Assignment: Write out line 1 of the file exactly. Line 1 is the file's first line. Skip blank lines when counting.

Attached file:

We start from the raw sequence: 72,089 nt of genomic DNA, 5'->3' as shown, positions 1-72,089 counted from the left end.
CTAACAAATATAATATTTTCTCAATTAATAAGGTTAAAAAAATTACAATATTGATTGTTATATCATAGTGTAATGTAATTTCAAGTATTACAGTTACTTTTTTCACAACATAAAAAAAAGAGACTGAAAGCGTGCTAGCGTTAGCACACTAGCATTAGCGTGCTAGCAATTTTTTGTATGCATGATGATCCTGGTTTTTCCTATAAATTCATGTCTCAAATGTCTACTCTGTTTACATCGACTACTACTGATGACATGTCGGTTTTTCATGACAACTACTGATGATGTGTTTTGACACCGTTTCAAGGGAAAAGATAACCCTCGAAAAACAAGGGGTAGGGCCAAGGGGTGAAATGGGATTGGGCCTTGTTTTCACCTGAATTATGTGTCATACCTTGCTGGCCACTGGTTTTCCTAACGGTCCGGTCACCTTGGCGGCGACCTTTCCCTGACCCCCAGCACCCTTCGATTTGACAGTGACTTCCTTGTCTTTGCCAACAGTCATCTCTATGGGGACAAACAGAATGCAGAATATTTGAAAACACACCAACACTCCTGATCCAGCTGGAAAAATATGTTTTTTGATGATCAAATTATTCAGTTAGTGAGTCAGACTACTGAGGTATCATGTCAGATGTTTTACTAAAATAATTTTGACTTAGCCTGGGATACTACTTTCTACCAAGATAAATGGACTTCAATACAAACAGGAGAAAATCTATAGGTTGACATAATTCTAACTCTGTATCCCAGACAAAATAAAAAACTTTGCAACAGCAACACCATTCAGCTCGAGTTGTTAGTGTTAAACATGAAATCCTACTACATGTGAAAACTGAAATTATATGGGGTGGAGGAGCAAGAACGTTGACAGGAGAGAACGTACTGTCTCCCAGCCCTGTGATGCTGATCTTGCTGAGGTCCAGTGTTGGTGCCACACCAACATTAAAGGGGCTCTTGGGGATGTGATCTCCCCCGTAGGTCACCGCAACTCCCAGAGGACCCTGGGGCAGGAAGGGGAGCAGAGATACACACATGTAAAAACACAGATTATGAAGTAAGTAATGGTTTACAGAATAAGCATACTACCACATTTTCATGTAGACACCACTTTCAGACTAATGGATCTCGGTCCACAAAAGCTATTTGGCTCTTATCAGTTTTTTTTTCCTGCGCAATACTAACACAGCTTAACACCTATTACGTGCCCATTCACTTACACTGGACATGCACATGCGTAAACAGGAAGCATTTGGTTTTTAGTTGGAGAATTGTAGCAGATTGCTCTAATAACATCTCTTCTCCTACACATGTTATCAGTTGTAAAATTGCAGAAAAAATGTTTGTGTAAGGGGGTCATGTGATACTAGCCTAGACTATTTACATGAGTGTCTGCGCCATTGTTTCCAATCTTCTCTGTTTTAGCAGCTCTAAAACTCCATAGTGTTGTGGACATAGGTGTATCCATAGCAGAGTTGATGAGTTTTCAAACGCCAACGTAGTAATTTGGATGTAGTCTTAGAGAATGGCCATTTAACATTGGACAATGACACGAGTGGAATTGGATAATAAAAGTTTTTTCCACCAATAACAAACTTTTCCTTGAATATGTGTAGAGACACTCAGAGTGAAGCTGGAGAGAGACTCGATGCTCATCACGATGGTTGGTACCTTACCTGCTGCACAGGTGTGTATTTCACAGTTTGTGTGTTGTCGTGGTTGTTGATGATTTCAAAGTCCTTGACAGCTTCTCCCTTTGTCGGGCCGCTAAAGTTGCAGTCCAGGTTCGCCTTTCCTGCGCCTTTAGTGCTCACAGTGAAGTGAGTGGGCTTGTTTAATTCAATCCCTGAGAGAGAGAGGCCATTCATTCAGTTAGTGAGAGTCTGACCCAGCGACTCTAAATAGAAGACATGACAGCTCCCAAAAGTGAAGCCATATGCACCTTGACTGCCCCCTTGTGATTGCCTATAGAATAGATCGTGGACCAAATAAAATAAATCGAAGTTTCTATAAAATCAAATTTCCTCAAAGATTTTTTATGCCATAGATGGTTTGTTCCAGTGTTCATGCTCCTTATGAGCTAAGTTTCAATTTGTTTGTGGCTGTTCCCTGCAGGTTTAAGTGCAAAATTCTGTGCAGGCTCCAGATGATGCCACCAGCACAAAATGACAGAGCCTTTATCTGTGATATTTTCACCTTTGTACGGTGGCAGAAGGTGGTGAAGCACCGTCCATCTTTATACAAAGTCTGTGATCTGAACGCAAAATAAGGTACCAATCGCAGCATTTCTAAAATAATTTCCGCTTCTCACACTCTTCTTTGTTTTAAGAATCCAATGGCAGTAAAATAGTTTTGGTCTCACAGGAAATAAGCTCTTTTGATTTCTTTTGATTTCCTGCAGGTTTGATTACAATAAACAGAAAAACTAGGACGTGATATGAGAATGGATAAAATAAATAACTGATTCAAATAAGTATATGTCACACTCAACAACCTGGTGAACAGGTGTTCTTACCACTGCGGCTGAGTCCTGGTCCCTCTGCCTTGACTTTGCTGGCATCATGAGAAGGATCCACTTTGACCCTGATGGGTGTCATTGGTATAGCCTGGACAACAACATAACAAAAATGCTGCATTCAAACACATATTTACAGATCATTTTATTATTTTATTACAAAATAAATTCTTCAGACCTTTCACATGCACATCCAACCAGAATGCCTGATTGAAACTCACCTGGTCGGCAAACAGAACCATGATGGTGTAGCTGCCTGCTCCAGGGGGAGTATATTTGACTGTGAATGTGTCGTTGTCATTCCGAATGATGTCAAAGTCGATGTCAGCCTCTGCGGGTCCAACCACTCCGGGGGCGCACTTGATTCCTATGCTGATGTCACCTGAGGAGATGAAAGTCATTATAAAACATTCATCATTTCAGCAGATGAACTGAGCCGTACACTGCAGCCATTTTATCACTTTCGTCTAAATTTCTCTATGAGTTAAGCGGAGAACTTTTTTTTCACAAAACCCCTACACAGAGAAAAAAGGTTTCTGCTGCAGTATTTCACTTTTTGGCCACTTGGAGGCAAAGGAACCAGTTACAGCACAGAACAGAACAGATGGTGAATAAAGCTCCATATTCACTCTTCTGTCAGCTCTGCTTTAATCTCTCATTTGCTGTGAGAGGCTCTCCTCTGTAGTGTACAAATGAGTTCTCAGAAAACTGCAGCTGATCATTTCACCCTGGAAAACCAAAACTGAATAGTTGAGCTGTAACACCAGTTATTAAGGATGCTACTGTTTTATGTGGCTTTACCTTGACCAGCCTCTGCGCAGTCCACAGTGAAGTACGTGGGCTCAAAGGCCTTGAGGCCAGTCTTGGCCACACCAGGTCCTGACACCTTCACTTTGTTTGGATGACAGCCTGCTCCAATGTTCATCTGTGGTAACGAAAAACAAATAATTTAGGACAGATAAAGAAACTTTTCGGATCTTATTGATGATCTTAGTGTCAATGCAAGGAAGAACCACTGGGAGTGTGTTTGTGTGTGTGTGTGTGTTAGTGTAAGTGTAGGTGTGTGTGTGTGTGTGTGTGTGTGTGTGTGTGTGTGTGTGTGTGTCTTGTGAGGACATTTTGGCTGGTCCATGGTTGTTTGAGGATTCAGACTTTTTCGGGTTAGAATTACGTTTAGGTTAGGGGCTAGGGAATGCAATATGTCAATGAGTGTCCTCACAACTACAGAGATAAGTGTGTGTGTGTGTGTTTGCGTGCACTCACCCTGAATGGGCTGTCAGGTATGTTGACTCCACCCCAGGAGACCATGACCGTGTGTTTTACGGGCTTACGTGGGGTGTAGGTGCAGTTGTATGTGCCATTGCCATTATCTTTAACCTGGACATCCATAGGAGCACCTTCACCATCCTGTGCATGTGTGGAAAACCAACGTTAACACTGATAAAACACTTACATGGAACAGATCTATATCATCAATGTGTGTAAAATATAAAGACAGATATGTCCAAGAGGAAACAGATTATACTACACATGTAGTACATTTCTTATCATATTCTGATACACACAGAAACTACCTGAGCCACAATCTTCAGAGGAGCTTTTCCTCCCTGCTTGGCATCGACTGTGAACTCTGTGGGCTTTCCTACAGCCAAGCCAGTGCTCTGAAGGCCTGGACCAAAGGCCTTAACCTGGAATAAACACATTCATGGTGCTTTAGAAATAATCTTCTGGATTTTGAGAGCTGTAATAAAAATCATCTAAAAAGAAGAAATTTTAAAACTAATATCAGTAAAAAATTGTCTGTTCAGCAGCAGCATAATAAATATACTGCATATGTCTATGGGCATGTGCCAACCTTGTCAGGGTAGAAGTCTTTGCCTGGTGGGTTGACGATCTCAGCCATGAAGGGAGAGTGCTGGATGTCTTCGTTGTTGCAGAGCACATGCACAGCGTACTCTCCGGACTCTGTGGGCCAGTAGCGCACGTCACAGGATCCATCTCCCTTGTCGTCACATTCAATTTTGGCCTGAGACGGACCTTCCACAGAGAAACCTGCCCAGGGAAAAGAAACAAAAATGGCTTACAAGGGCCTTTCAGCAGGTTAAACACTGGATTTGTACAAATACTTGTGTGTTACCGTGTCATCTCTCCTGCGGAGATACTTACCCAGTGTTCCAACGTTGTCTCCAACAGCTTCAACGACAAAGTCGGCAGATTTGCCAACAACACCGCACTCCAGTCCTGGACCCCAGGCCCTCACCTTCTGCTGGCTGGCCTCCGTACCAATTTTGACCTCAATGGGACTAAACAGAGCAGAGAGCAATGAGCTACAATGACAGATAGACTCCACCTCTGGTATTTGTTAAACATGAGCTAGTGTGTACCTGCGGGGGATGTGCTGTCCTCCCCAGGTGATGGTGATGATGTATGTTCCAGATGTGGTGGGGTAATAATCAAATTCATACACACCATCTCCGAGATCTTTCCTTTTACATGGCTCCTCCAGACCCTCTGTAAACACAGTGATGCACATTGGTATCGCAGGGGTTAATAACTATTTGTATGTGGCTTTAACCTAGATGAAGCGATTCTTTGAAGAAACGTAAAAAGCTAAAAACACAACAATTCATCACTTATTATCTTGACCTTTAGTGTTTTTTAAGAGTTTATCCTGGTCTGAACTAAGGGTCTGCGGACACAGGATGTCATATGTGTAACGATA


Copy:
We start from the raw sequence: 72,089 nt of genomic DNA, 5'->3' as shown, positions 1-72,089 counted from the left end.